Monday marked 100 years since World War I was started.
It was on July 28, 1914, that Austria-Hungary declared war on Serbia after the assassination of Archduke Franz Ferdinand. The war would soon spread throughout Europe, and across the globe.
Retirement communities, like Fairwinds-Sand Creek in Idaho Falls, are full of World War II and Korean War veterans. Many of them, though, also carry stories from the First World War.
"I had an uncle who was in the First World War, and he had a great experience," said resident Doyle Arave.
Arave's uncle was a member of the National Guard in Blackfoot when the U.S. declared war three years after fighting had started.
"They talked to the whole group," said Arave. "They needed them real bad in Germany."
Back then, National Guardsmen couldn't fight on foreign soil, so they had to quickly go to Boise to get around that barrier.
"They went over there and discharged them at one end of the hall, and at the other end they swore them into the United States Army," said Arave. "And away they went."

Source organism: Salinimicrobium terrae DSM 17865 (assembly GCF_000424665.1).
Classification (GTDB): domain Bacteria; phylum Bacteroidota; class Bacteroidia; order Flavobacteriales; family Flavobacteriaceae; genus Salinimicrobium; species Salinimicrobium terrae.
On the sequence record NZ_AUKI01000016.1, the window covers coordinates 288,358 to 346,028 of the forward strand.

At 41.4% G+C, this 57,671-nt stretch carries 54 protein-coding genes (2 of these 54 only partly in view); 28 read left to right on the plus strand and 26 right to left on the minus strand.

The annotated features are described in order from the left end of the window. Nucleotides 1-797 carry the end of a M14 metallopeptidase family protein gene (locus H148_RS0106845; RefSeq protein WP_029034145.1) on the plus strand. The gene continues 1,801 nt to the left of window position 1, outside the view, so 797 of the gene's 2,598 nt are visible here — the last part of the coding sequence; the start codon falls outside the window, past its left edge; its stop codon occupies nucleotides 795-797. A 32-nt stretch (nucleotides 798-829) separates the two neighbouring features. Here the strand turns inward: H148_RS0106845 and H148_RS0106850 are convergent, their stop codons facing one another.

Veteran Kenneth Fiebig, a resident of MorningStar Senior Living in Idaho Falls, fought in both World War II and the Korean War. His stepfather, the man who raised him, fought in World War I.
"He never talked about battles, but he was in one where he received gas," said Fiebig. "They dropped mustard gas, and that's what done him in. He died on his 47th birthday."
Before Fiebig's stepfather passed away, he shared some advice from his time in the Great War, which left more than 37 million people dead.
"He said if they ever have another war, I don't want you to go in the Army, because that's not a good place to survive in the current conditions," said Fiebig.
Fiebig took his advice and opted for the Navy instead.
The actual fighting of World War I ended Nov. 11, 1918. Then came six months of negotiations and an official end with the Treaty of Versailles, signed near Paris on June 28, 1919.